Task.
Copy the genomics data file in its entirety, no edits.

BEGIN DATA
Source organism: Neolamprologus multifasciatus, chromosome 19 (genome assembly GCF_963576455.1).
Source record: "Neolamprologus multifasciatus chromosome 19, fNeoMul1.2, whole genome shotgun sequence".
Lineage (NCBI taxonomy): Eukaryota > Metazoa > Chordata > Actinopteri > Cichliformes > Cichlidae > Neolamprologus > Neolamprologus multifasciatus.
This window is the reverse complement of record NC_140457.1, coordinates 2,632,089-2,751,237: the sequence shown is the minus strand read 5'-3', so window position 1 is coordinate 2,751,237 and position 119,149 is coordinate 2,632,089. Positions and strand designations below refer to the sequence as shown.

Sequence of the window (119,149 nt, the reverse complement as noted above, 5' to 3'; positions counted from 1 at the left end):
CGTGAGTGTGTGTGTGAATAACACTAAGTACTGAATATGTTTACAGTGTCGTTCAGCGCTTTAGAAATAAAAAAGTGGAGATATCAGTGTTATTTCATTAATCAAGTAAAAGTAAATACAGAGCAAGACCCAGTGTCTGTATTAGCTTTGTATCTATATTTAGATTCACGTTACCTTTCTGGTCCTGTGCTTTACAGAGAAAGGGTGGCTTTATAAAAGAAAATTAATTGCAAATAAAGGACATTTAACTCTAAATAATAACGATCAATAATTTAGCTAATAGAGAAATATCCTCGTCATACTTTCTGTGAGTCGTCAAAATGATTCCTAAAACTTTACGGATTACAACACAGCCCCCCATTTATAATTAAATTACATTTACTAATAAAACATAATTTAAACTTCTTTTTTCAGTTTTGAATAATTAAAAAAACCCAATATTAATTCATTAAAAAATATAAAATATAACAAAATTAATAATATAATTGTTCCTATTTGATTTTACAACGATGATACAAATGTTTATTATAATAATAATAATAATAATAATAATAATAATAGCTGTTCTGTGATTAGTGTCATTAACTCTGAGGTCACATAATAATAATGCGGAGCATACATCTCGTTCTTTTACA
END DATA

Source organism: Neolamprologus multifasciatus, chromosome 19 (genome assembly GCF_963576455.1).
Source record: "Neolamprologus multifasciatus chromosome 19, fNeoMul1.2, whole genome shotgun sequence".
Lineage (NCBI taxonomy): Eukaryota > Metazoa > Chordata > Actinopteri > Cichliformes > Cichlidae > Neolamprologus > Neolamprologus multifasciatus.
This window is the reverse complement of record NC_140457.1, coordinates 2,632,089-2,751,237: the sequence shown is the minus strand read 5'-3', so window position 1 is coordinate 2,751,237 and position 119,149 is coordinate 2,632,089. Positions and strand designations below refer to the sequence as shown.

Sequence of the window (119,149 nt, the reverse complement as noted above, 5' to 3'; positions counted from 1 at the left end):
CGTGAGTGTGTGTGTGAATAACACTAAGTACTGAATATGTTTACAGTGTCGTTCAGCGCTTTAGAAATAAAAAAGTGGAGATATCAGTGTTATTTCATTAATCAAGTAAAAGTAAATACAGAGCAAGACCCAGTGTCTGTATTAGCTTTGTATCTATATTTAGATTCACGTTACCTTTCTGGTCCTGTGCTTTACAGAGAAAGGGTGGCTTTATAAAAGAAAATTAATTGCAAATAAAGGACATTTAACTCTAAATAATAACGATCAATAATTTAGCTAATAGAGAAATATCCTCGTCATACTTTCTGTGAGTCGTCAAAATGATTCCTAAAACTTTACGGATTACAACACAGCCCCCCATTTATAATTAAATTACATTTACTAATAAAACATAATTTAAACTTCTTTTTTCAGTTTTGAATAATTAAAAAAACCCAATATTAATTCATTAAAAAATATAAAATATAACAAAATTAATAATATAATTGTTCCTATTTGATTTTACAACGATGATACAAATGTTTATTATAATAATAATAATAATAATAATAATAATAATAGCTGTTCTGTGATTAGTGTCATTAACTCTGAGGTCACATAATAATAATGCGGAGCATACATCTCGTTCTTTTACA